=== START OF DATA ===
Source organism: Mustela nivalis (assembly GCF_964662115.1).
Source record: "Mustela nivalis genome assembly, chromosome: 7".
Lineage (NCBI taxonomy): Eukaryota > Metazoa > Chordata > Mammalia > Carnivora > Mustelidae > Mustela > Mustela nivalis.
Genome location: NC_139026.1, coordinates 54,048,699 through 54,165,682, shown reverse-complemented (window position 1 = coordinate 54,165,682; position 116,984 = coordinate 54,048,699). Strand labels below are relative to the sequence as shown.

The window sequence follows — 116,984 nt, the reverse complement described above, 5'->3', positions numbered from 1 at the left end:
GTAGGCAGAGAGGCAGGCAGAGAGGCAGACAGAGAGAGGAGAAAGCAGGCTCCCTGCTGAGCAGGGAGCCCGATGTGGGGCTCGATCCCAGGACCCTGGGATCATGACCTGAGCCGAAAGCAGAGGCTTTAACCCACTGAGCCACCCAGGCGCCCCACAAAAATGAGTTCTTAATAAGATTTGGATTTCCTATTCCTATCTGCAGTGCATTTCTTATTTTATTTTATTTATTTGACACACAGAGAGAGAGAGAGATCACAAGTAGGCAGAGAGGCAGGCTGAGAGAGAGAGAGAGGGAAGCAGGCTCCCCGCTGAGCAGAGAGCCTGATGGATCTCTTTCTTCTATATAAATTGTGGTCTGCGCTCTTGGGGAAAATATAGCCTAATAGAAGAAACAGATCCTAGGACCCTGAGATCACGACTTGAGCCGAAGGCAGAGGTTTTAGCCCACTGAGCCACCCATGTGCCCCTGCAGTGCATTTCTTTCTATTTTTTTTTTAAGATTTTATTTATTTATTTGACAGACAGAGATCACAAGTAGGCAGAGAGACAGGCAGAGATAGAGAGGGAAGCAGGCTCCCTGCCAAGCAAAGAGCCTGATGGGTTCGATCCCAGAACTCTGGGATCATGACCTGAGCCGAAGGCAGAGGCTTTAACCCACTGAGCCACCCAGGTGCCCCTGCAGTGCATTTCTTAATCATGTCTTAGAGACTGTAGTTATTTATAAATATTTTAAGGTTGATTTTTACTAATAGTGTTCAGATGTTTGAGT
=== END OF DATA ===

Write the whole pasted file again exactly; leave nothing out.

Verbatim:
Source organism: Mustela nivalis (assembly GCF_964662115.1).
Source record: "Mustela nivalis genome assembly, chromosome: 7".
Lineage (NCBI taxonomy): Eukaryota > Metazoa > Chordata > Mammalia > Carnivora > Mustelidae > Mustela > Mustela nivalis.
Genome location: NC_139026.1, coordinates 54,048,699 through 54,165,682, shown reverse-complemented (window position 1 = coordinate 54,165,682; position 116,984 = coordinate 54,048,699). Strand labels below are relative to the sequence as shown.

The window sequence follows — 116,984 nt, the reverse complement described above, 5'->3', positions numbered from 1 at the left end:
GTAGGCAGAGAGGCAGGCAGAGAGGCAGACAGAGAGAGGAGAAAGCAGGCTCCCTGCTGAGCAGGGAGCCCGATGTGGGGCTCGATCCCAGGACCCTGGGATCATGACCTGAGCCGAAAGCAGAGGCTTTAACCCACTGAGCCACCCAGGCGCCCCACAAAAATGAGTTCTTAATAAGATTTGGATTTCCTATTCCTATCTGCAGTGCATTTCTTATTTTATTTTATTTATTTGACACACAGAGAGAGAGAGAGATCACAAGTAGGCAGAGAGGCAGGCTGAGAGAGAGAGAGAGGGAAGCAGGCTCCCCGCTGAGCAGAGAGCCTGATGGATCTCTTTCTTCTATATAAATTGTGGTCTGCGCTCTTGGGGAAAATATAGCCTAATAGAAGAAACAGATCCTAGGACCCTGAGATCACGACTTGAGCCGAAGGCAGAGGTTTTAGCCCACTGAGCCACCCATGTGCCCCTGCAGTGCATTTCTTTCTATTTTTTTTTTAAGATTTTATTTATTTATTTGACAGACAGAGATCACAAGTAGGCAGAGAGACAGGCAGAGATAGAGAGGGAAGCAGGCTCCCTGCCAAGCAAAGAGCCTGATGGGTTCGATCCCAGAACTCTGGGATCATGACCTGAGCCGAAGGCAGAGGCTTTAACCCACTGAGCCACCCAGGTGCCCCTGCAGTGCATTTCTTAATCATGTCTTAGAGACTGTAGTTATTTATAAATATTTTAAGGTTGATTTTTACTAATAGTGTTCAGATGTTTGAGT